Harvesting electricity from temperature difference
New processors use less and less electricity, so Internet-connected industrial sensors can be installed in even more diverse and exotic places. Energy harvesting makes this possible without electrical wiring or batteries that either need to be replaced or recharged.
Energy harvesting will therefore play an important role in sensors of the future. The electricity they need is either diverted from the processes they measure or generated by scavenging energy from their surroundings, of which the most common sources are solar energy, motion, vibration, and temperature differences.
Due to the low power consumption electronics, energy harvesting makes sense nowadays. In the past, processors needed huge batteries, but now a small capacitor that is recharged once in a while is sufficient.
IoT devices need electricity mostly when they communicate. Power is therefore usually stored in some temporary storage, a battery or capacitor.
But you can’t get something from nothing. If a non-electric device is immobile in a dark place without vibrations, motion, or temperature differences, no amount of harvesting can generate an electric current.
Solar panels only work with direct or indirect light. In the future, it may become common to convert temperature differences into electricity. This thermoelectric process is known as the Seebeck effect.
The Seebeck effect is an old discovery
A better known thermoelectric effect than the Seebeck effect is the Peltier effect, which works the other way around: when electricity is fed into a Peltier module, one end of it begins to cool and the other end begins to heat. This is used in travel fridges, for example.
The effects were discovered by Thomas Johann Seebeck and Jean Charles Athanase Peltier in 1821 and 1834 respectively. In the first, a temperature difference produces an electric current; in the second, an electric current produces a temperature difference.
The Seebeck effect cannot be used to produce large currents, which is why it has not been used much in the past. Now the situation is different because IoT processors need so little power that enough can be produced using the Seebeck effect.
In the Seebeck effect, the current increases exponentially with greater temperature differences. So the greater the temperature difference, the better the system works. A difference of 10 degrees already produces some current, and a difference of 100 degrees ensures a good power source.
Electric power as a function of temperature difference in a Seebeck module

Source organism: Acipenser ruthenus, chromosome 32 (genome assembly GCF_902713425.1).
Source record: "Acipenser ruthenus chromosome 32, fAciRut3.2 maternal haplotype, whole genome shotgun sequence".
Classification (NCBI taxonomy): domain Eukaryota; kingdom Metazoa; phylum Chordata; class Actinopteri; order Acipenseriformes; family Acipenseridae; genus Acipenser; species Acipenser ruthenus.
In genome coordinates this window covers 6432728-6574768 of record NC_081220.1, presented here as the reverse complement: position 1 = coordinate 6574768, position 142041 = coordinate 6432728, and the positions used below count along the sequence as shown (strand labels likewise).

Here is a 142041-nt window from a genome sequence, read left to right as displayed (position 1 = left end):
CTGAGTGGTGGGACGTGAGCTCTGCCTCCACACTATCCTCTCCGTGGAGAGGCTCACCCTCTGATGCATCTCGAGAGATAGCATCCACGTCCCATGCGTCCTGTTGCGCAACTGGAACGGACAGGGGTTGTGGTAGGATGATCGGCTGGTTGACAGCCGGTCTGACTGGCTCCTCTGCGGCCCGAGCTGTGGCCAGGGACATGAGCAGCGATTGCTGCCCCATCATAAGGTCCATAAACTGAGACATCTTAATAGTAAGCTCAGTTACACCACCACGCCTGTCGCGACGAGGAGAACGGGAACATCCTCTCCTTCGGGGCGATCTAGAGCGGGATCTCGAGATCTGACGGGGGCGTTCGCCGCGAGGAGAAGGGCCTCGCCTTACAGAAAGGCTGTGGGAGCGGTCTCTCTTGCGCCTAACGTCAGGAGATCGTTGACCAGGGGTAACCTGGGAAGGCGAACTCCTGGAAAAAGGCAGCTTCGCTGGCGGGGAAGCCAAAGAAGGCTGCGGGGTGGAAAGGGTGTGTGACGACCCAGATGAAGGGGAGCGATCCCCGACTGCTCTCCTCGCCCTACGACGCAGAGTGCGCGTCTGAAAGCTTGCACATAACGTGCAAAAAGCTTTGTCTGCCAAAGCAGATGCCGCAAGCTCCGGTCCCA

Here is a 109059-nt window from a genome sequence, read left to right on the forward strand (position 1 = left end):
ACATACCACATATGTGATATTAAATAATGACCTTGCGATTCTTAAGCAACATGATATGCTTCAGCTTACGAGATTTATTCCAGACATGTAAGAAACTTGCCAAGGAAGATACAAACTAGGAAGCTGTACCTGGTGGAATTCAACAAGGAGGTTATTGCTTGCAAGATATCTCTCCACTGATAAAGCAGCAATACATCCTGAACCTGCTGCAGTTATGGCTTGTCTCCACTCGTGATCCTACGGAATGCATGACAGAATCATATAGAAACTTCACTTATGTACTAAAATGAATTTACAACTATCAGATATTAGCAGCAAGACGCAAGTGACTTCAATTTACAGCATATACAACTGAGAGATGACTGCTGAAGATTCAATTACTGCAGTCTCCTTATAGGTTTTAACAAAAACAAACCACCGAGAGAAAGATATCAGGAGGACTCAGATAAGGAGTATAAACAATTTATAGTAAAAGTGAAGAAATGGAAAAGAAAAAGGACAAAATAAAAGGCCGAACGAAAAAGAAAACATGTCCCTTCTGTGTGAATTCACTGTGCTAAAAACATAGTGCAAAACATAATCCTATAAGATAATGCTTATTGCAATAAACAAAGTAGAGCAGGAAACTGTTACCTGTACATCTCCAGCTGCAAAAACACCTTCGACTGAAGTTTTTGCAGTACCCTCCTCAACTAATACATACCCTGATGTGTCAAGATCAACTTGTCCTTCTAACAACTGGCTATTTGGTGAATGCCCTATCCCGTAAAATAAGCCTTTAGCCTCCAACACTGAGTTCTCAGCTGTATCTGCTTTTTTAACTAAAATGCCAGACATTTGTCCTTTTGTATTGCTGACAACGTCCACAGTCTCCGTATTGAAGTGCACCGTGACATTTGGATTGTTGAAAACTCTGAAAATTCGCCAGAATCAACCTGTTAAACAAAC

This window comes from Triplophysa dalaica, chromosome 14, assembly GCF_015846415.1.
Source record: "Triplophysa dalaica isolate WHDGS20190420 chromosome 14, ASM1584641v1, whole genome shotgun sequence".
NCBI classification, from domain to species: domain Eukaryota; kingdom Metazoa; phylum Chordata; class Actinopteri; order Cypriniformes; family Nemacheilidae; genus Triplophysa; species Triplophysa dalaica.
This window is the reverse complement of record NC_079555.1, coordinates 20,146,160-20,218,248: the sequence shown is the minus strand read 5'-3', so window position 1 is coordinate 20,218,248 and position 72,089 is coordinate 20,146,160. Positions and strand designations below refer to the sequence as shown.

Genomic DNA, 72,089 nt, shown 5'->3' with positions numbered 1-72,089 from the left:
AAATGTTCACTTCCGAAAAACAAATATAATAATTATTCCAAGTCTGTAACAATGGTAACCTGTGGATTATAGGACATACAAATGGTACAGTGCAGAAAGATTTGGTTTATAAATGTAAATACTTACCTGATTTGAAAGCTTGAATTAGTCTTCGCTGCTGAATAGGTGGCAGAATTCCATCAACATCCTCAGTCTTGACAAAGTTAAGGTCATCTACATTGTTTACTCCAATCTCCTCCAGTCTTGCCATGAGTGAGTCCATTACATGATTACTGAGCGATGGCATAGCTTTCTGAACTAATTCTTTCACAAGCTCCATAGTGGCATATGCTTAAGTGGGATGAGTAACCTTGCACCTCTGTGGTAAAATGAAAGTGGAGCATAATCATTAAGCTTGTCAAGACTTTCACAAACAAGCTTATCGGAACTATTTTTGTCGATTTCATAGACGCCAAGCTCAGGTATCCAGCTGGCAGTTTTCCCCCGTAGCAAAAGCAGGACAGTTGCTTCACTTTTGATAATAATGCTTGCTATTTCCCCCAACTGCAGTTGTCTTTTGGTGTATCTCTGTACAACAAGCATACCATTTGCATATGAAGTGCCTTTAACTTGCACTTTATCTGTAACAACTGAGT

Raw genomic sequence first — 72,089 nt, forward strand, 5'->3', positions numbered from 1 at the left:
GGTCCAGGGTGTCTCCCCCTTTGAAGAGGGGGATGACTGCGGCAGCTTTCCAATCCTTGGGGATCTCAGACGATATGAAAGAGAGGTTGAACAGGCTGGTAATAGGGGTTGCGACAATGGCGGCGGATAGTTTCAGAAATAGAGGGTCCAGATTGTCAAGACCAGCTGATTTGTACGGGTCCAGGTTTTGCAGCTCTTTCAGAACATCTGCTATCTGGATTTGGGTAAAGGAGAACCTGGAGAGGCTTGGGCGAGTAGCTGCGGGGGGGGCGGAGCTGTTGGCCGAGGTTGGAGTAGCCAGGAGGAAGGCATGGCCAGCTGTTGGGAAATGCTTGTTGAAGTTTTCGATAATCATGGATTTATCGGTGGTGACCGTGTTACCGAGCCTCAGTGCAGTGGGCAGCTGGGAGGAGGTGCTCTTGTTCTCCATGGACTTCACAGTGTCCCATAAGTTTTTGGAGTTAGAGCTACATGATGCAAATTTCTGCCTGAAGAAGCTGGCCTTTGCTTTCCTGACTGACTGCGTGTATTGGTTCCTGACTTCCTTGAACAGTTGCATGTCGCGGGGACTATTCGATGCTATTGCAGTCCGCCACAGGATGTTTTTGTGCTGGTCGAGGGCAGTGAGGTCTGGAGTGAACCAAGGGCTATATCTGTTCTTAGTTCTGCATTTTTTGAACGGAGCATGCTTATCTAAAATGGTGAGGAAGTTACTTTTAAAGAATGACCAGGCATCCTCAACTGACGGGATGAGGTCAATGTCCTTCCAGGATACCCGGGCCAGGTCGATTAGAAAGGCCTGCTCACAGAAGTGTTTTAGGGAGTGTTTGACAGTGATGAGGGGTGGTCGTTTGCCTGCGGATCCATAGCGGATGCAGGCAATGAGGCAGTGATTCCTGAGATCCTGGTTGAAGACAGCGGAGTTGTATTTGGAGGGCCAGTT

Seebeck modules are most useful in various sensor applications. Sensors can, for example, measure temperature, humidity, and acceleration. The data can be stored locally and transmitted using for example a Bluetooth connection.
Seebeck modules don’t look special
A Seebeck module doesn’t look interesting; a small, square pieces of ceramic with two wires. It produces an electric current when the difference in temperature between its two outer surfaces is large enough.
The efficiency of such a module is fairly low, and it doesn’t make sense to use a very large module. The low efficiency is partly due to heat escaping past the module. A larger module of course produces the same current using a smaller temperature difference.
The process is very effective, for example, when one side of the module is attached to the side of a combustion engine’s exhaust pipe. A device’s waste heat can indeed usually used by energy harvesting.
The modules are mainly produced in the Far East and mostly used for cooling, in other words, they are actually Peltier modules. They are used, for example, in cooling computer CPUs, travel fridges, and anything for which a compressor would be too big.
Although the commercially available small modules are in general designed mainly for cooling and are thus Peltier modules, they can also be used as Seebeck modules to produce electricity.
One potential application is as a sensor attached to the rotor of an electrical machine to measure for example vibration, acceleration, and temperature. Such a sensor of course cannot be connected to electrical wiring. But if some part of the motor gets hot, a Seebeck module can be attached to it to generate the power the sensor needs.
The measurement data can be transmitted using a short-range radio connection.
About the author
Eero Heikkinen is an electronic design guru at Espotel with more than 30 years of experience in various electronics design tasks ranging from large telecom systems to small, cost efficient consumer products. Eero has been fortunate as he has turned his beloved hobby as a youngster into a career as a highly respected professional.
Eero can be reached at +358 50 559 3125 or by email: firstname.lastname@example.org